I recently finished the book “Happy Money” by Elizabeth Dunn and Michael Norton, and thought it had some awesome takeaways. This book essentially analyzes how to get the most utility out of each dollar that you spend, which is an area that I think receives far too little attention. There seem to be a million books out there on how to make more money, but no one is thinking about their finances by analyzing the return on their purchases.
This book focused on 5 key messages that I am definitely going to apply when thinking about purchases in the future.
Buy Experiences - What stood out to me most in this chapter was how much more people will value experiences than they will value purchases of tangible items. The best example of this is shown when analyzing the continue returns of vacations when compared to the continued returns of a car. You only experience a vacation for a short period of time. However, the value of that vacation actually will increase over time. The reasoning behind this is that when you go on a vacation, you will make memories that will last a lifetime. Additionally, it’s been shown that as time passes, your memories of vacations will actually increase, since you’ll focus on the good times that you had on your trip, and you will gradually forget any negative aspects of the trip. Alternatively, when you buy a nice new car, you may think that the return will be higher since you can use the car every day, but studies have shown that this is incorrect. Over time it’s been shown that people who buy a car quickly return to the happiness levels that they had before buying the car.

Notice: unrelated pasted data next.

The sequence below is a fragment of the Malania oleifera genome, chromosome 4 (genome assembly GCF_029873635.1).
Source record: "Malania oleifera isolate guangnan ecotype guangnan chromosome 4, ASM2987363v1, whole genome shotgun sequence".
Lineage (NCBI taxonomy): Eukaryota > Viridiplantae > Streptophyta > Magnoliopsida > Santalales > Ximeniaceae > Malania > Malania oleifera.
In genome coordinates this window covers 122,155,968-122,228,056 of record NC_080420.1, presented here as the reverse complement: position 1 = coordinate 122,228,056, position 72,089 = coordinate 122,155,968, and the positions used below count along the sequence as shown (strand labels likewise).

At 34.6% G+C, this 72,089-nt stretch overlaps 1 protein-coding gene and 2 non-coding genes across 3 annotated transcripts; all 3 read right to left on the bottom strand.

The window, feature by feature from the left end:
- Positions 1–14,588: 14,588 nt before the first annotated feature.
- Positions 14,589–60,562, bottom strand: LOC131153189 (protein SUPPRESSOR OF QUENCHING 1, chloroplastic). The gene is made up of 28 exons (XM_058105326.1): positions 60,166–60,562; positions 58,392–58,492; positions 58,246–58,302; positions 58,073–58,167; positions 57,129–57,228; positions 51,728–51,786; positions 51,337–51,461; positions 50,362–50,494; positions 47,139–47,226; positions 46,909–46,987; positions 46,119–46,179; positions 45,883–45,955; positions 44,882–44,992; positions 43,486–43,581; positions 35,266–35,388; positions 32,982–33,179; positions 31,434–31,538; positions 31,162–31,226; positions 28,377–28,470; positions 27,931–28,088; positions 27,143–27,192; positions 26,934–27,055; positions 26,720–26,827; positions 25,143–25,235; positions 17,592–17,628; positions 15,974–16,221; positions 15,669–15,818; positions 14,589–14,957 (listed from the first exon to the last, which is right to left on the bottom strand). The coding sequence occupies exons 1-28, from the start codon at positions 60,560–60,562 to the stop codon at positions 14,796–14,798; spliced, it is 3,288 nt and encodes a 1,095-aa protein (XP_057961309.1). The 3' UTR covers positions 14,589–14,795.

Make it a Treat - This chapter focused on how indulging in a purchase repeatedly actually decreases the return on happiness that you get from making the purchase. For example, if you buy coffee every day two times a day, it’s no longer special, and you won’t really think much of it. However, if you hold off on buying coffee until you’re about to PTFO and you really need that caffeine to help you out, that coffee is going to make your world turn around.
Buy Time - In this chapter the ways that people exchange time for money was analyzed. My favorite example of this was analyzing how far out of their way people go to save a little bit of money on something like gas. They cited studies that show many Americans will drive 20 minutes out of their way to save 10 cents a gallon on gas. Obviously that is an extreme case, but In many of these situations, the juice really isn’t worth the squeeze. So it’s just good to really analyze those times when you’re going to cause a lot of extra work for yourself, just to save a few dollars.